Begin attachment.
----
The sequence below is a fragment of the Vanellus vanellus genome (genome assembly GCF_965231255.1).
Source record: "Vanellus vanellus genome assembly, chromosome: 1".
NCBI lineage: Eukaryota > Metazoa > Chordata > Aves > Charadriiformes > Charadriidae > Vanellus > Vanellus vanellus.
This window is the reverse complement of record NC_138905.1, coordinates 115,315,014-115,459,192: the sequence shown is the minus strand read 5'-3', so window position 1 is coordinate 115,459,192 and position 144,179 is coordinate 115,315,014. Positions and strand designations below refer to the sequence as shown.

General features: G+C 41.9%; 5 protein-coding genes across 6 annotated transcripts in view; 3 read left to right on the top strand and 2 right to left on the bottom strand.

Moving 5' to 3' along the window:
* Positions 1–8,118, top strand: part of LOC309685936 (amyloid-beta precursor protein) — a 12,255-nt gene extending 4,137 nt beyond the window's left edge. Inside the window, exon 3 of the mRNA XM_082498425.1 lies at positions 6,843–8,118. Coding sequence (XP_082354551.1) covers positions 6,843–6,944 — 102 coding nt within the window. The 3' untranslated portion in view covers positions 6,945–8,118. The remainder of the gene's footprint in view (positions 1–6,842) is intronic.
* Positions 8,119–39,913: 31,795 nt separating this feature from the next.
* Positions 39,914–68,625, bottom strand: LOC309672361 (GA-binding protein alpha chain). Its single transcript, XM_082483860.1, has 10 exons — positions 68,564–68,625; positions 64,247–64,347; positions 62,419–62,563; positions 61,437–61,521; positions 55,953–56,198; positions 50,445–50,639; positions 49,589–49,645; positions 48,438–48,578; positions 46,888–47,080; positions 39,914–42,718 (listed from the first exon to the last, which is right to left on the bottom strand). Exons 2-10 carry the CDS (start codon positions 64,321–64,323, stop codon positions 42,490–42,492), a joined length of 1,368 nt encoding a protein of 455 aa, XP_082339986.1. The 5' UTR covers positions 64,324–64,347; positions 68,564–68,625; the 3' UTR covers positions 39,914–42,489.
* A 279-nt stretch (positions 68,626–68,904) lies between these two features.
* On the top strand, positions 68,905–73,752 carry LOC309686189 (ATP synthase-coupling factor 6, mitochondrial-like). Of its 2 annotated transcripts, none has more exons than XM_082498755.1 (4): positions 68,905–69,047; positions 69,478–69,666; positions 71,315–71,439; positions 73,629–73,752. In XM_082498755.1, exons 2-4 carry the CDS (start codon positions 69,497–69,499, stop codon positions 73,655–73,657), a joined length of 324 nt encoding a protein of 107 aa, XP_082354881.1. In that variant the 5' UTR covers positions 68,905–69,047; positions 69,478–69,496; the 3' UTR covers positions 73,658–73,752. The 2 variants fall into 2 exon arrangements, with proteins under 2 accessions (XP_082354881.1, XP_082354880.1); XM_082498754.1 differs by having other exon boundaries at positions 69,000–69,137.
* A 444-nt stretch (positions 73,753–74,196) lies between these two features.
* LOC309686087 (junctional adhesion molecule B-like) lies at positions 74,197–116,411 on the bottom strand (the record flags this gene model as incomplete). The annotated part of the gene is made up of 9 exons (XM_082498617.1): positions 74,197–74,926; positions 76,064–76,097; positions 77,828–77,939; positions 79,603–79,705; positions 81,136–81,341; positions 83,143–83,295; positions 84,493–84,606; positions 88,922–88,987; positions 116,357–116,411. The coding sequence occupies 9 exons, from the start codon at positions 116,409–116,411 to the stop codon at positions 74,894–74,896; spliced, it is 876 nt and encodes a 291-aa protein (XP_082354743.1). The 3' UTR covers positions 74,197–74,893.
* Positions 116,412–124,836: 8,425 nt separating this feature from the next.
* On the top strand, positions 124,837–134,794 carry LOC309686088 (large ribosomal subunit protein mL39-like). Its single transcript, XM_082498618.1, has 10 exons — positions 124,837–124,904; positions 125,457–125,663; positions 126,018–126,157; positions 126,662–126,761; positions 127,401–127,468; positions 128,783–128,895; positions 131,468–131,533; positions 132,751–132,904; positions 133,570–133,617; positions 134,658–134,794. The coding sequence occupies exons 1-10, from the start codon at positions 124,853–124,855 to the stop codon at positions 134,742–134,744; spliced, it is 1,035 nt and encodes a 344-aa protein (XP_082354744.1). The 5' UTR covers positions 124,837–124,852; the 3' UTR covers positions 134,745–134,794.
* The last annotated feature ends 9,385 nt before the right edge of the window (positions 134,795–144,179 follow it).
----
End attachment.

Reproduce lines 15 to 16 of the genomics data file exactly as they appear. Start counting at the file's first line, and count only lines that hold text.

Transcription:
* On the top strand, positions 124,837–134,794 carry LOC309686088 (large ribosomal subunit protein mL39-like). Its single transcript, XM_082498618.1, has 10 exons — positions 124,837–124,904; positions 125,457–125,663; positions 126,018–126,157; positions 126,662–126,761; positions 127,401–127,468; positions 128,783–128,895; positions 131,468–131,533; positions 132,751–132,904; positions 133,570–133,617; positions 134,658–134,794. The coding sequence occupies exons 1-10, from the start codon at positions 124,853–124,855 to the stop codon at positions 134,742–134,744; spliced, it is 1,035 nt and encodes a 344-aa protein (XP_082354744.1). The 5' UTR covers positions 124,837–124,852; the 3' UTR covers positions 134,745–134,794.
* The last annotated feature ends 9,385 nt before the right edge of the window (positions 134,795–144,179 follow it).